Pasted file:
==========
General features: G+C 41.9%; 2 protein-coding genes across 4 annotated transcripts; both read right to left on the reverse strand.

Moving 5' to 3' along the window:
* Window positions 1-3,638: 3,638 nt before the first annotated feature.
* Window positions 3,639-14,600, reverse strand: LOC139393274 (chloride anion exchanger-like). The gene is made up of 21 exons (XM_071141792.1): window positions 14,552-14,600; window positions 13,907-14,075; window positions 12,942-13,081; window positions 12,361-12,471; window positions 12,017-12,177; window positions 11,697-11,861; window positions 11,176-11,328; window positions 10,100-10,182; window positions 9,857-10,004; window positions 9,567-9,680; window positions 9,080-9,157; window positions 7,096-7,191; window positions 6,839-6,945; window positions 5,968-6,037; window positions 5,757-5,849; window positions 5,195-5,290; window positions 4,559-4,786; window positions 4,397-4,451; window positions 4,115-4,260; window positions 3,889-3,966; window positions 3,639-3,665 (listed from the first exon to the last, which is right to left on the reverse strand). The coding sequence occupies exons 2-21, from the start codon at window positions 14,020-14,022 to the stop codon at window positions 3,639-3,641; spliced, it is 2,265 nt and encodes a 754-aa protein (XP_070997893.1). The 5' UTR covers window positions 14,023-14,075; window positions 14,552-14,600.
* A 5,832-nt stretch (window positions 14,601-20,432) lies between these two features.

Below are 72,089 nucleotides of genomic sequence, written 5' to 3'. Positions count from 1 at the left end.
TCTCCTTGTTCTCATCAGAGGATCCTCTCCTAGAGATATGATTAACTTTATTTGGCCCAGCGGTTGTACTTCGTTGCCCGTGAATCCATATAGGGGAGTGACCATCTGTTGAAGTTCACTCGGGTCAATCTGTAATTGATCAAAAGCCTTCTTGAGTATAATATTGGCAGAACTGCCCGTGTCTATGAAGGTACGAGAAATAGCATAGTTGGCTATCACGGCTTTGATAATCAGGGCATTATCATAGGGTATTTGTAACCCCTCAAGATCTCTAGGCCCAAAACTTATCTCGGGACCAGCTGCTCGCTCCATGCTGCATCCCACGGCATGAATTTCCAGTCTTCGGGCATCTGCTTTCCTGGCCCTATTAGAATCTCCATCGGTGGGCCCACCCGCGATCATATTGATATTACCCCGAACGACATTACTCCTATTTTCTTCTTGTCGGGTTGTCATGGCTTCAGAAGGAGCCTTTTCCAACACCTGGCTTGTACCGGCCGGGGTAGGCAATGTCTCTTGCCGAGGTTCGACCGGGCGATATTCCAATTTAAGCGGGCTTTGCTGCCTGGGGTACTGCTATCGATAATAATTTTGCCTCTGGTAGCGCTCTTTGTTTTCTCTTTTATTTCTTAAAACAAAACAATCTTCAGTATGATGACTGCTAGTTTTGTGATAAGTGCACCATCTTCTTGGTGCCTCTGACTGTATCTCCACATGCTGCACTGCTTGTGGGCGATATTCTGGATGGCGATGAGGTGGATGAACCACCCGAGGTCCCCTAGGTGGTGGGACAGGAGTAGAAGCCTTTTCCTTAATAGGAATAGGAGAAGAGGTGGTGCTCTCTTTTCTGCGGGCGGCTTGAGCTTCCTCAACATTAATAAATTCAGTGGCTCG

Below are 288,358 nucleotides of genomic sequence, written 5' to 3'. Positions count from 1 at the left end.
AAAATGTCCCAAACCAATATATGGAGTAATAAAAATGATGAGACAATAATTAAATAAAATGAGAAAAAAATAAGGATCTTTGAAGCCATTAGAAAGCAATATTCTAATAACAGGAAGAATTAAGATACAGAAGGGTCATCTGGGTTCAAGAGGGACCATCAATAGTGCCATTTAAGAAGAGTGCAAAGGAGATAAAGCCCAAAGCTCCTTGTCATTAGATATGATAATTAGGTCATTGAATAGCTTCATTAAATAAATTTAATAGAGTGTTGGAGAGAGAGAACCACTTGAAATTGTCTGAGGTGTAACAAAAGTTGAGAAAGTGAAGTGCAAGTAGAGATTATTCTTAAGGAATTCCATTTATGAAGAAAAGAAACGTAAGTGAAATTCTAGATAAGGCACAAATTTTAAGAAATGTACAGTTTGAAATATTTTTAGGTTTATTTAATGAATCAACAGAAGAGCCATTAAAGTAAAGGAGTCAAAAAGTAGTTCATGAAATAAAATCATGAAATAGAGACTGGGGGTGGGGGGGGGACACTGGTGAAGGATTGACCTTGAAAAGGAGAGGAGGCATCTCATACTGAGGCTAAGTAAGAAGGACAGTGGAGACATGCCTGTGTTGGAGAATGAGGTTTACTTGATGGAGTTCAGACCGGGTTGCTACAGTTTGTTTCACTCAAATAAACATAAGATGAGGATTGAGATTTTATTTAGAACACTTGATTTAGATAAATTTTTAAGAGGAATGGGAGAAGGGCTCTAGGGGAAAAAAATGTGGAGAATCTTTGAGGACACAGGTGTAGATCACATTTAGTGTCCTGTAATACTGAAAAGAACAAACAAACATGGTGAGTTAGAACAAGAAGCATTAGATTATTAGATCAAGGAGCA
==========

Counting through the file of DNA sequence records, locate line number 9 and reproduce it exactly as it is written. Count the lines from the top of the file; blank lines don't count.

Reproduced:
AAAATGTCCCAAACCAATATATGGAGTAATAAAAATGATGAGACAATAATTAAATAAAATGAGAAAAAAATAAGGATCTTTGAAGCCATTAGAAAGCAATATTCTAATAACAGGAAGAATTAAGATACAGAAGGGTCATCTGGGTTCAAGAGGGACCATCAATAGTGCCATTTAAGAAGAGTGCAAAGGAGATAAAGCCCAAAGCTCCTTGTCATTAGATATGATAATTAGGTCATTGAATAGCTTCATTAAATAAATTTAATAGAGTGTTGGAGAGAGAGAACCACTTGAAATTGTCTGAGGTGTAACAAAAGTTGAGAAAGTGAAGTGCAAGTAGAGATTATTCTTAAGGAATTCCATTTATGAAGAAAAGAAACGTAAGTGAAATTCTAGATAAGGCACAAATTTTAAGAAATGTACAGTTTGAAATATTTTTAGGTTTATTTAATGAATCAACAGAAGAGCCATTAAAGTAAAGGAGTCAAAAAGTAGTTCATGAAATAAAATCATGAAATAGAGACTGGGGGTGGGGGGGGGACACTGGTGAAGGATTGACCTTGAAAAGGAGAGGAGGCATCTCATACTGAGGCTAAGTAAGAAGGACAGTGGAGACATGCCTGTGTTGGAGAATGAGGTTTACTTGATGGAGTTCAGACCGGGTTGCTACAGTTTGTTTCACTCAAATAAACATAAGATGAGGATTGAGATTTTATTTAGAACACTTGATTTAGATAAATTTTTAAGAGGAATGGGAGAAGGGCTCTAGGGGAAAAAAATGTGGAGAATCTTTGAGGACACAGGTGTAGATCACATTTAGTGTCCTGTAATACTGAAAAGAACAAACAAACATGGTGAGTTAGAACAAGAAGCATTAGATTATTAGATCAAGGAGCA